You probably don’t realize it but the above exercises revealed a lot about yourself and how you unconsciously face challenges. How so? Well, for one you probably assumed that the point of these exercises was to see how many baskets that you could make out of ten throws. But while that is somewhat useful knowledge, today we’re looking for something much deeper and more profound. For instance, take your choice of where to put the waste-basket in the room. What made you choose where you put the basket? Maybe the farthest spot in the room was occupied by a bookcase and you chose the second best spot. Did you move the entire bookcase just to be able to do this exercise? Believe it our not, statistically, some people did. Did you choose your spot to make it easier to hit the basket than you could have? Many did. But on the other hand, (again statistically speaking) some people not only put the basket against the far wall but stood outside in the hall to make their free throws more of a challenge. Did you try to throw the paper straight in or did you try to let it bounce off the wall? Were you disappointed when I said not to place the basket in the corner because that sure would have made the challenge easier? Many of you decided to not play the game at all and just ‘visualize’ the experience despite my warnings to do otherwise. No matter what mix or variation of these you chose just observe and acknowledge it.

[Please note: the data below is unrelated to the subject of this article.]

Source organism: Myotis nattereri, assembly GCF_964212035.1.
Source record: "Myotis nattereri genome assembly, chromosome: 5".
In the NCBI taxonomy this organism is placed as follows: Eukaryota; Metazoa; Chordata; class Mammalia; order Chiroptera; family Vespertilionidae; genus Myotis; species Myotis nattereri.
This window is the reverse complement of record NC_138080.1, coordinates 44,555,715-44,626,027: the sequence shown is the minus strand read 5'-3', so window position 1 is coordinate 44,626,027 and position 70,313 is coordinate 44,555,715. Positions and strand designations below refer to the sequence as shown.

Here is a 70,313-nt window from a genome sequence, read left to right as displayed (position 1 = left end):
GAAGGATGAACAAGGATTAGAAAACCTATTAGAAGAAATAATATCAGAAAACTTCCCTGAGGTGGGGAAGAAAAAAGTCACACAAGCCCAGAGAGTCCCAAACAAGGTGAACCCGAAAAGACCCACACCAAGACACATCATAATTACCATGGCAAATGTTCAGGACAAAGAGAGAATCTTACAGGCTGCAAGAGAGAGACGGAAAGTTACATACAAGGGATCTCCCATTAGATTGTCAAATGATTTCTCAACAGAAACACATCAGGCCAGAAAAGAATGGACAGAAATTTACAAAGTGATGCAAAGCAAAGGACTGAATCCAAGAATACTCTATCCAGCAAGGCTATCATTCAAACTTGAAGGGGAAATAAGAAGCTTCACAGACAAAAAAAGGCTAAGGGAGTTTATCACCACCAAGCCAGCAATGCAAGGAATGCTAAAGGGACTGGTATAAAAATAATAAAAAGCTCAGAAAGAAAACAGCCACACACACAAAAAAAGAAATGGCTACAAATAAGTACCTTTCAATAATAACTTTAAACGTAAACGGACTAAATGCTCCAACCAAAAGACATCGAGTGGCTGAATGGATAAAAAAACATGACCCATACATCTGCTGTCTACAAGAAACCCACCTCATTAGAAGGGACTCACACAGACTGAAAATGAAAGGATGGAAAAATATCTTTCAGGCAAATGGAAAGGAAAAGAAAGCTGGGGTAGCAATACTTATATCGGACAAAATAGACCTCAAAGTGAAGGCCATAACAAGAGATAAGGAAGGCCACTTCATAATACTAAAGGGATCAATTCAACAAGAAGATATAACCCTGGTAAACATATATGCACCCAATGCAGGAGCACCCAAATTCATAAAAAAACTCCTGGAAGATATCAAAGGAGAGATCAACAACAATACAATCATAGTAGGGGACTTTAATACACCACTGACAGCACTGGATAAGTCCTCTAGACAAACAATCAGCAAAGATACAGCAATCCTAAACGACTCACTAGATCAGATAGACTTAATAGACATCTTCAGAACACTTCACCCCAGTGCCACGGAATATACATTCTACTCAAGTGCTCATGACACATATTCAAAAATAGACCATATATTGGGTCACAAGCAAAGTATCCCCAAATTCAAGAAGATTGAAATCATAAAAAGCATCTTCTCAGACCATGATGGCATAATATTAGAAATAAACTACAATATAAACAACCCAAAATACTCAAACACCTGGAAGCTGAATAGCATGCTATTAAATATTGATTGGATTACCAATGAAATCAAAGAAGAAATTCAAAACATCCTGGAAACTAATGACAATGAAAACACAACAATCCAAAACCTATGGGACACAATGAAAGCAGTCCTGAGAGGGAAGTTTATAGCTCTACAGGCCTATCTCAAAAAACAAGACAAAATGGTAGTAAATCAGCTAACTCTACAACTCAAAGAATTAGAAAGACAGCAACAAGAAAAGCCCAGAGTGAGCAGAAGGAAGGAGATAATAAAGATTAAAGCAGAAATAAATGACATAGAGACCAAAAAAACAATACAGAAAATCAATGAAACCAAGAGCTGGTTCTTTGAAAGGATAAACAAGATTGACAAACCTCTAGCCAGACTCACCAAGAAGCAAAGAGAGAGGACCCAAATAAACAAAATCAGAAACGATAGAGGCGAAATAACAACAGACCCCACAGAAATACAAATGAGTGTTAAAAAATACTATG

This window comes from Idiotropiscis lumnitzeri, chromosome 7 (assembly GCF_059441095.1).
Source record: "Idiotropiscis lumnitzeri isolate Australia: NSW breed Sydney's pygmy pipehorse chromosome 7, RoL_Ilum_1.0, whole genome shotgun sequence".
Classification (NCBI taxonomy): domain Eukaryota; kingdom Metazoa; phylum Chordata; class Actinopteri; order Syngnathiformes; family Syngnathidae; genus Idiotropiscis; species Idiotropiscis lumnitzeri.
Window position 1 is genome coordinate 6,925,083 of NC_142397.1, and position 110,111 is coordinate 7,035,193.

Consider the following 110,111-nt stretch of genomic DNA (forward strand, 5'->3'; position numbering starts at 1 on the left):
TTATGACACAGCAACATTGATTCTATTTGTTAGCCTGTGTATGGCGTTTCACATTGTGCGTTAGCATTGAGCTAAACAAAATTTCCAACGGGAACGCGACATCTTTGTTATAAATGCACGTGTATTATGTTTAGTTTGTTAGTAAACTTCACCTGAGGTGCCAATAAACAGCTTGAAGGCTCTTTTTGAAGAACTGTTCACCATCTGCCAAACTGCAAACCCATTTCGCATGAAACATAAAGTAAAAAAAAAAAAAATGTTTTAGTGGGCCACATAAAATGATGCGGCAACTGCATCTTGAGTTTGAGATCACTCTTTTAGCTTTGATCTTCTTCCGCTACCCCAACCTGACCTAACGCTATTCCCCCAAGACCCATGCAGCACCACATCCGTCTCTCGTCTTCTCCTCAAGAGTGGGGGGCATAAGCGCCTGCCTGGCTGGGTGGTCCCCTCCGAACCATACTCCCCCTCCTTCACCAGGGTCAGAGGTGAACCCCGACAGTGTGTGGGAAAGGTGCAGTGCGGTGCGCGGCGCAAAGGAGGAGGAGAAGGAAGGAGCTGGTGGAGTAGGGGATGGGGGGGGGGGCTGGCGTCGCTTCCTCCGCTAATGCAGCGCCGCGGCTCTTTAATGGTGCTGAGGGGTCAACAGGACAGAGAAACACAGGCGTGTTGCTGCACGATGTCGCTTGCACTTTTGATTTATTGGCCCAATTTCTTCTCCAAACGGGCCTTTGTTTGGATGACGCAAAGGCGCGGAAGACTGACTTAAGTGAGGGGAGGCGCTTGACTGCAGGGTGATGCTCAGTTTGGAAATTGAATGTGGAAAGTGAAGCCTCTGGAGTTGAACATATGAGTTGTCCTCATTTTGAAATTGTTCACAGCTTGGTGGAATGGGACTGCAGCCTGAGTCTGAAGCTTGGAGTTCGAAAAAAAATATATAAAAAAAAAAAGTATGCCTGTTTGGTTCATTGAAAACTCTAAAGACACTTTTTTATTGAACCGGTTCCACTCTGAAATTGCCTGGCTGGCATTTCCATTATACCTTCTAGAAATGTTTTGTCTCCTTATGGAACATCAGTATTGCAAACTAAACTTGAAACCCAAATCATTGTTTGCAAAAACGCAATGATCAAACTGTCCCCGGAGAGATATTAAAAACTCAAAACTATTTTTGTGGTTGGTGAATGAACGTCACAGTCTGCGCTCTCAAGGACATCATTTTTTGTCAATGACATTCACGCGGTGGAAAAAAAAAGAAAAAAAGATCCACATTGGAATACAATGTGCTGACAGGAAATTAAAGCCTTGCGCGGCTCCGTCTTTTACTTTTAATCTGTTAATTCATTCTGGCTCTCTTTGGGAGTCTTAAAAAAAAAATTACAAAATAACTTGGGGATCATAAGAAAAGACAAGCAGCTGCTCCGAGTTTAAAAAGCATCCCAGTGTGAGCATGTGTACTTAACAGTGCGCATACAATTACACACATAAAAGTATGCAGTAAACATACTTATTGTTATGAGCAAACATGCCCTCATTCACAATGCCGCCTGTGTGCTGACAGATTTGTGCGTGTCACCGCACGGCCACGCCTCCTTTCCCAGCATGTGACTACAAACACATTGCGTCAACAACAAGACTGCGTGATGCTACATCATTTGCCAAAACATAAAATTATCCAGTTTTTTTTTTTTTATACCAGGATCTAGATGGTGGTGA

The point of these first two exercises was to show us something about the way that we sometimes unconsciously respond to challenges. Now, I’m by no means saying that the decisions that you made in a tiny game of wastebasket free throws reflect the exact choices that you make in pursuing your goals in life BUT I am saying that there is a direct correlation. This is mainly because in these exercises we didn’t know what criteria we were actually being tested for and therefore could not modify our behavior to match expectations. This allowed us to ‘crack open’ our head and get a glimpse of how our mind may be unconsciously ‘wired’. For instance, if we were feeling extremely motivated and passionate then we probably did everything in the exercise according to instructions. If we were tired or feeling particularly uninspired then we probably didn’t do the exercises at all or we set the wastebasket at a place that easily within reach of our current level of throwing. Again, the idea is not to kick yourself if you didn’t do the exercise but simply to notice the choice you made and understand why.
How far away did you put the basket? Was it easy to reach? Was it difficult? Did your shots pull to the right or the left? Did you find yourself not making enough baskets and choose to step forward a little or find that you were making too many baskets and step back to make it a little more difficult? This can tell us something too about our comfort level or even our level of pride. Again, just acknowledge your choices. You’re seeing things about yourself that the mirror never shows you.